Nonetheless, Sebring has raised $2,000 and Merrival $4,000, while the well-organized Sanders has piled up $65,000—much of it from trial attorneys. He also has three teams of consultants. The law enforcement opposition might have inadvertently helped his campaign, as well. Publicity about the disciplinary case has generated name familiarity for Sanders on a court where justices' anonymity could qualify for one of those Jay Leno street quizzes: Name the nine Washington state high justices. ("Let's see, there's that female weight lifter [retiring justice Faith Ireland], the basketball player [Tom Chambers, but not the ex-Sonic], and that guy with the average name [Charles Johnson, who is thought to have won election because of name familiarity-someone else's].") By comparison, Richard B. Sanders is a household word.
Besides, his supporters say, the latest charge was overblown. He conferred with more than 15 inmates and accepted papers from them on issues that could come before his court (he had to recuse himself from one case). The justice also failed to inform the inmates' attorneys that he spoke to their clients ex parte—outside court—during the McNeil tour. Supporters give him points for wanting to see prison conditions and policies firsthand and note that he took precautions to avoid conflicts, notifying the prison in advance that not discussing individual cases was "my only ground rule." He was curious about volitional control by sexually violent offenders—whether or not they could contain any urges to offend again. It was purely an educational excursion, Sanders said. One supporter, Seattle University law professor John Strait, says no judge he knows of has ever been sanctioned for visiting a prison.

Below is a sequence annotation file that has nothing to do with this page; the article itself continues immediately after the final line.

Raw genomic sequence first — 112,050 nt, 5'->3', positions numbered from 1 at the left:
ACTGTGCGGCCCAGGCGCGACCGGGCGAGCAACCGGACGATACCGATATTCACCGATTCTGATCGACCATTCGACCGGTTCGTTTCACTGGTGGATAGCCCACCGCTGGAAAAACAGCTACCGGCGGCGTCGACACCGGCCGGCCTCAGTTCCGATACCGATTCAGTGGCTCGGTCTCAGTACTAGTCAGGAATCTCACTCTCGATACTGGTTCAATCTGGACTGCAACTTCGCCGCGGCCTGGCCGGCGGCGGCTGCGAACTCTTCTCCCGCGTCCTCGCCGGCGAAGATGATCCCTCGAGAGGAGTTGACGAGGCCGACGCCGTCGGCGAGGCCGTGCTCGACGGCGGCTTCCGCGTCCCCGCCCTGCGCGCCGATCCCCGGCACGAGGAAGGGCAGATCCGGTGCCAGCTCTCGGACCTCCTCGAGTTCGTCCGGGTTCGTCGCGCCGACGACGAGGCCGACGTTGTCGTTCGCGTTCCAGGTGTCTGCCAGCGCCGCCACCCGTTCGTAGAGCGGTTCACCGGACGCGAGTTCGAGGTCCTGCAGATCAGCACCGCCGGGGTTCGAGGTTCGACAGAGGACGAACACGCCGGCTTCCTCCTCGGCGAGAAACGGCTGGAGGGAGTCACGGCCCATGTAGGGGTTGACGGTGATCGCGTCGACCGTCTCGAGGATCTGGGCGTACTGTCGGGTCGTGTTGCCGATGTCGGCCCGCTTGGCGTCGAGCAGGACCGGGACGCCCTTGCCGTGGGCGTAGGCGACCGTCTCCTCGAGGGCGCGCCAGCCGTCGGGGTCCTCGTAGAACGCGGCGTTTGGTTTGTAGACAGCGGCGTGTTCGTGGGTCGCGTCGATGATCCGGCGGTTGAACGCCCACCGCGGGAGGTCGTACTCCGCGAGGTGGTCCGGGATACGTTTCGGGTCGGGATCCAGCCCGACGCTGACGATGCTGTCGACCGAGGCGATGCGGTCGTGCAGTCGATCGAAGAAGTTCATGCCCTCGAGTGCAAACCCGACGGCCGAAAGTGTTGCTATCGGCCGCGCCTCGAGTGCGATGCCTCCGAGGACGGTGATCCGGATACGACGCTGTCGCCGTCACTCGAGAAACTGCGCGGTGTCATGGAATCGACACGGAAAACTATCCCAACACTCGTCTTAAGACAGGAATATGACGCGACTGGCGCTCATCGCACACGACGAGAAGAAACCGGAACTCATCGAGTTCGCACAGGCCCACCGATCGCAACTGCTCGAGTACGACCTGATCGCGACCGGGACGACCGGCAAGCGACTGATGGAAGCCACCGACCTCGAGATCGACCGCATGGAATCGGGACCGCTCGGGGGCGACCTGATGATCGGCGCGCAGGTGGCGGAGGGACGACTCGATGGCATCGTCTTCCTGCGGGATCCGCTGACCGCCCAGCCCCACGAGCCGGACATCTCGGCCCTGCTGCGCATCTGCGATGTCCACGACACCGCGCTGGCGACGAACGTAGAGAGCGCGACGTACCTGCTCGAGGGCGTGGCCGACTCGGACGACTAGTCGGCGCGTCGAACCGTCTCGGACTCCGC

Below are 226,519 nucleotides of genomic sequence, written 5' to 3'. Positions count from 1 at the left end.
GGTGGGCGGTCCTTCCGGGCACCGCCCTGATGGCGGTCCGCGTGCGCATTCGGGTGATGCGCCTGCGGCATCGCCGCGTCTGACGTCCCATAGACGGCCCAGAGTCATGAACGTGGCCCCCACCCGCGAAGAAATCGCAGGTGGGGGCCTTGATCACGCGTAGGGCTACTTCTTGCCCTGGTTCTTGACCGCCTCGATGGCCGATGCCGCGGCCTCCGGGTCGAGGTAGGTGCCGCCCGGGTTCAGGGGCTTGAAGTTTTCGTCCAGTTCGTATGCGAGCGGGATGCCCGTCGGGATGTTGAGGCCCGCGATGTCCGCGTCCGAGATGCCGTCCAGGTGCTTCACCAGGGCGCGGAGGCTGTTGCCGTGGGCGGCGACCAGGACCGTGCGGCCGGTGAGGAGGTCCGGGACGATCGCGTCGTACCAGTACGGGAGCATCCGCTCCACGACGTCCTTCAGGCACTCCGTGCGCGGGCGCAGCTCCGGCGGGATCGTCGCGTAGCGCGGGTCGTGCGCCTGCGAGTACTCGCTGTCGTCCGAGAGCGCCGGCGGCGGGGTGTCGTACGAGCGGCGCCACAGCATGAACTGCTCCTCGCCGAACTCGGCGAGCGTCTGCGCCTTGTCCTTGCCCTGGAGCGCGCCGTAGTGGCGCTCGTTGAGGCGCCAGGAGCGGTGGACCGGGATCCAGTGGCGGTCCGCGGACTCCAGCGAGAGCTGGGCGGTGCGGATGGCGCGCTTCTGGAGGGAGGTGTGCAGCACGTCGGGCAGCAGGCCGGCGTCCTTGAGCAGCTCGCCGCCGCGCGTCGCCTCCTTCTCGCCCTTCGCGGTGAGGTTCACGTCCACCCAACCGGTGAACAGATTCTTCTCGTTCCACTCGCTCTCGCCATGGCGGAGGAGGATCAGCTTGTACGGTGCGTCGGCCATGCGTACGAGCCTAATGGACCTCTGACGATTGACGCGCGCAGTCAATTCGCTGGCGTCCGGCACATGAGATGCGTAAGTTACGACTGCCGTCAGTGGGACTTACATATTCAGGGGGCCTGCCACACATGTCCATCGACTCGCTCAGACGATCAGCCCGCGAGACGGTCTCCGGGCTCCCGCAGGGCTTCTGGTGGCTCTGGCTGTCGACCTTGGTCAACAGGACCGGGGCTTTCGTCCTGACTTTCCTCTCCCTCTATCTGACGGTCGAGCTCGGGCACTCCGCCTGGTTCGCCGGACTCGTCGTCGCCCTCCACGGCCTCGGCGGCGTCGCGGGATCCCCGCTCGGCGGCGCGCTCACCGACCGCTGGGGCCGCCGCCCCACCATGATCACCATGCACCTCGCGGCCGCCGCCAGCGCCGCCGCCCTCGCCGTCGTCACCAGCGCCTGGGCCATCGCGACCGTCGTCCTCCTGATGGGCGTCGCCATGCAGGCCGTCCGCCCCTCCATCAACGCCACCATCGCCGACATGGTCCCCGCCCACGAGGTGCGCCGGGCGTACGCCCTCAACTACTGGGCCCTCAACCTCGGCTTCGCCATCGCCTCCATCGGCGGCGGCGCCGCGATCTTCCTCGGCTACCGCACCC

In June, Sanders moved to have the case dismissed, seeking summary judgment by arguing that the commission failed to provide any proof to support its allegations. Sanders' Seattle attorney, Kurt Bulmer, contended that Sanders "did not initiate contact [and] the information he received did not concern any aspects of the cases" he might eventually hear. Kate Pflaumer, former U.S. attorney for Western Washington who is now the CJC's counsel, said Sanders was disregarding sworn statements and other proof provided him. The case, she said, presents "rather unique facts: A Supreme Court justice visits an institution without any attempt to ascertain pending cases and issues, despite the signed invitation of a litigious resident ... despite his leading opinions on the law underlying the commitment of all the residents, despite [a pending] case on which he has already worked involving six residents [and] despite the warning of a fellow justice. ... "
Oral arguments to dismiss the case were heard Aug. 20 by the CJC, which consists of six nonattorney citizens, two lawyers, and three judges. A decision is due possibly this week, a state spokesperson says. It's not clear how much the outcome will matter in the election. If he wins the CJC case, Sanders is vindicated. Lose, and he can say it's just the cost of being a martyr for justice. As Sanders observes in one of his posted speeches, "protection of our legal rights comes with a price. That price is making sure everyone else's rights are protected as well. A bargain at twice the price!"